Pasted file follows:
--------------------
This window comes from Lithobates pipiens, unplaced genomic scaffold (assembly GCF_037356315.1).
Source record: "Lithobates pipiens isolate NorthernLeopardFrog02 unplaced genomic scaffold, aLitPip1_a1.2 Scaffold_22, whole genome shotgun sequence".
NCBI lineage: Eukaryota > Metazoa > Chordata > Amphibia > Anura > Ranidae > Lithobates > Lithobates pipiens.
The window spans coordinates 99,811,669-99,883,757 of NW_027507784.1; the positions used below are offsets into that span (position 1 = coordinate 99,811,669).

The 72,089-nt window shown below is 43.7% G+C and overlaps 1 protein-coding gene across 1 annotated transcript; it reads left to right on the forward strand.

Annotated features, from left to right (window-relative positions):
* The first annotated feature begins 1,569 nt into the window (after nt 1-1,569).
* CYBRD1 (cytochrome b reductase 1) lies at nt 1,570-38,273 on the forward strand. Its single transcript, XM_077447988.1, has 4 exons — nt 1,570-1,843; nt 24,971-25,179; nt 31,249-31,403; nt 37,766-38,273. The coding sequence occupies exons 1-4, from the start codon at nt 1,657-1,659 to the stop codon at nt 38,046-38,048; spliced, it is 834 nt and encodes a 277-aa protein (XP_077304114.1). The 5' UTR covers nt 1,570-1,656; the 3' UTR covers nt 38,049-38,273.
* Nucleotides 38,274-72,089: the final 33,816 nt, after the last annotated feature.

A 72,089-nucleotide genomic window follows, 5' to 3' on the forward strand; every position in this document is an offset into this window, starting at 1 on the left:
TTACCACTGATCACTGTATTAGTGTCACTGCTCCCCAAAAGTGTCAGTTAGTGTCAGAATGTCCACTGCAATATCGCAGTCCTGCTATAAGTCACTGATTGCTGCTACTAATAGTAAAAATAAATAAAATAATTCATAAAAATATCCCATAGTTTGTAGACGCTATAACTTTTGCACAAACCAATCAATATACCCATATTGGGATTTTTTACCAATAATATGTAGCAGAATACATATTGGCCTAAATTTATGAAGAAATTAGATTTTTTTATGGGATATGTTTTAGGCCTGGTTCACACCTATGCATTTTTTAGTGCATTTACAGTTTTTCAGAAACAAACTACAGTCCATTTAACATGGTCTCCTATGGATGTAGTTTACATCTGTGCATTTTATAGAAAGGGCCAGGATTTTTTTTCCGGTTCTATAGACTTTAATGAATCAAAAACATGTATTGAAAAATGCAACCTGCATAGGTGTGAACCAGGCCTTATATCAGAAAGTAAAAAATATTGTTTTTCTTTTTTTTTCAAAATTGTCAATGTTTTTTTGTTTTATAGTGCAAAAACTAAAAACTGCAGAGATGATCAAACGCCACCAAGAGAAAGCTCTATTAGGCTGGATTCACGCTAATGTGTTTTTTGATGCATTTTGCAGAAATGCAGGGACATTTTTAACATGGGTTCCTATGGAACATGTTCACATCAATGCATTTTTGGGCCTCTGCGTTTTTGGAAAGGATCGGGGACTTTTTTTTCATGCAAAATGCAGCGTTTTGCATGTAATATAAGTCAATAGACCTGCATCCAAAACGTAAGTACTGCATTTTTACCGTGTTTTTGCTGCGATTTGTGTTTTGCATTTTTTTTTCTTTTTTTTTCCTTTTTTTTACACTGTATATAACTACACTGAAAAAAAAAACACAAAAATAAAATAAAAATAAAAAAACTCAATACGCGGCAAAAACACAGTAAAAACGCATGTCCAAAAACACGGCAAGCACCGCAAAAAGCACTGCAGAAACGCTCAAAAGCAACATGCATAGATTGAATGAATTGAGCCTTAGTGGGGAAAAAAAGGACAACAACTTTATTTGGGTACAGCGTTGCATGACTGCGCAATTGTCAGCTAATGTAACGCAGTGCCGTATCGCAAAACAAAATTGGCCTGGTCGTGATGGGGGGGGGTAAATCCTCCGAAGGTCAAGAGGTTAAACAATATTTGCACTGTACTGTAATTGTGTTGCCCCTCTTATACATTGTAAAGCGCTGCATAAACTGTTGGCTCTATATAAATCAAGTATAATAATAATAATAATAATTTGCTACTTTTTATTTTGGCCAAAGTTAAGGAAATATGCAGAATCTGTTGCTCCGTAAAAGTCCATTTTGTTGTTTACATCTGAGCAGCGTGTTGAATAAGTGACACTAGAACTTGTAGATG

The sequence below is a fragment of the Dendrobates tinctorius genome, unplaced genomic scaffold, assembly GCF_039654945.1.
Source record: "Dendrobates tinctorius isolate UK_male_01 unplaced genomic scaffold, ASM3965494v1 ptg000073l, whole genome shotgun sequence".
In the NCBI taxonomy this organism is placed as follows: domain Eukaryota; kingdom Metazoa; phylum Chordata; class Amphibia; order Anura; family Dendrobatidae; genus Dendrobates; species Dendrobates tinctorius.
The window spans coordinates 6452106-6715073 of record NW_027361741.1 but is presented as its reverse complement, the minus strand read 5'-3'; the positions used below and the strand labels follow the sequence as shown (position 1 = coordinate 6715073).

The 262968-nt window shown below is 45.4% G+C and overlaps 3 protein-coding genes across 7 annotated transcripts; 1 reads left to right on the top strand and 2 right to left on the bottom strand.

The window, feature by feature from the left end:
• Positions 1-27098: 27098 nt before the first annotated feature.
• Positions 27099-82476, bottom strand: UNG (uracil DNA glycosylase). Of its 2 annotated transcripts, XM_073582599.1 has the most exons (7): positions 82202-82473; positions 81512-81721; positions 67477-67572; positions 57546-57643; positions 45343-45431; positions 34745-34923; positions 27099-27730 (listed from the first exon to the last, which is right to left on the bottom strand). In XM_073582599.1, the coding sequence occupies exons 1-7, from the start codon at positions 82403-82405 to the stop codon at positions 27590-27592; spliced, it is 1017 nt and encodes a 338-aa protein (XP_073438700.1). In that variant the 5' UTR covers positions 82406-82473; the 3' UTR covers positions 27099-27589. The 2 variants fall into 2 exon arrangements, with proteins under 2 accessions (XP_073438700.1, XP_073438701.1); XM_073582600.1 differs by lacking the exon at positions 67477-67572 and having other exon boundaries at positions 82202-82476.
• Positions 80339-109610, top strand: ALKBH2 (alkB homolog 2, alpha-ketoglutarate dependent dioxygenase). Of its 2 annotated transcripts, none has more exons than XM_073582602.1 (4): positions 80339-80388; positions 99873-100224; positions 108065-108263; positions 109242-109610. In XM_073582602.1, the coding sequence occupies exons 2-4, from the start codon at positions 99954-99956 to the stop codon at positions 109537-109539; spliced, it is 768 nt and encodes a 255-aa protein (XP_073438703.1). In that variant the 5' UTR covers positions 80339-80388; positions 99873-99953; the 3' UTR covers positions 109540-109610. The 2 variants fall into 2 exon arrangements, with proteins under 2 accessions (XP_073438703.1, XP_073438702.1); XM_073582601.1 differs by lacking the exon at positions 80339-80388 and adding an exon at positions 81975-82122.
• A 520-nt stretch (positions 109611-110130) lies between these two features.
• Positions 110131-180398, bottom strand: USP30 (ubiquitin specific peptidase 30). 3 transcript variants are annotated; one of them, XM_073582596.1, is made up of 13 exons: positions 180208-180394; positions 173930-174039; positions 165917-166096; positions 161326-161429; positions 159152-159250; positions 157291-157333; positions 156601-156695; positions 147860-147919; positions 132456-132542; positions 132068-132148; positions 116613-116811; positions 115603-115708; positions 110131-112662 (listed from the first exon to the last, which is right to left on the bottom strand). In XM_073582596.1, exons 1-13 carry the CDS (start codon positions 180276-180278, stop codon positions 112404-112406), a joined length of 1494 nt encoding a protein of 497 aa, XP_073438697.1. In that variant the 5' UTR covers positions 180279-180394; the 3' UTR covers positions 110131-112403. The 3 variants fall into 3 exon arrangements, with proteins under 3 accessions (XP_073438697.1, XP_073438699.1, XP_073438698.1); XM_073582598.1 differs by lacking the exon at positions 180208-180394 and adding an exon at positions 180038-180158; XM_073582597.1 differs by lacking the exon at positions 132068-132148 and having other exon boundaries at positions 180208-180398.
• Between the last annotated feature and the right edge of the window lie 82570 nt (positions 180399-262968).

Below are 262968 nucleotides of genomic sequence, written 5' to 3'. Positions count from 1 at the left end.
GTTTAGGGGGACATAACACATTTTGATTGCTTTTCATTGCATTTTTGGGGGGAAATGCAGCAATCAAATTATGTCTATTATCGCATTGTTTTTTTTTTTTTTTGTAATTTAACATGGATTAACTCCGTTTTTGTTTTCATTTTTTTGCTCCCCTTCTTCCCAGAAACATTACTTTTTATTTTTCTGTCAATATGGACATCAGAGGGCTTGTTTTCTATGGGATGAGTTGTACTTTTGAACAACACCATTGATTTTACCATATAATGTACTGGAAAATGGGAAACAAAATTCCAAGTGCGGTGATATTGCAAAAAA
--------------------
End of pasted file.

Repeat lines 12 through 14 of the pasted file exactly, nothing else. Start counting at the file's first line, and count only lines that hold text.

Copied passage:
The sequence below is a fragment of the Dendrobates tinctorius genome, unplaced genomic scaffold, assembly GCF_039654945.1.
Source record: "Dendrobates tinctorius isolate UK_male_01 unplaced genomic scaffold, ASM3965494v1 ptg000073l, whole genome shotgun sequence".
In the NCBI taxonomy this organism is placed as follows: domain Eukaryota; kingdom Metazoa; phylum Chordata; class Amphibia; order Anura; family Dendrobatidae; genus Dendrobates; species Dendrobates tinctorius.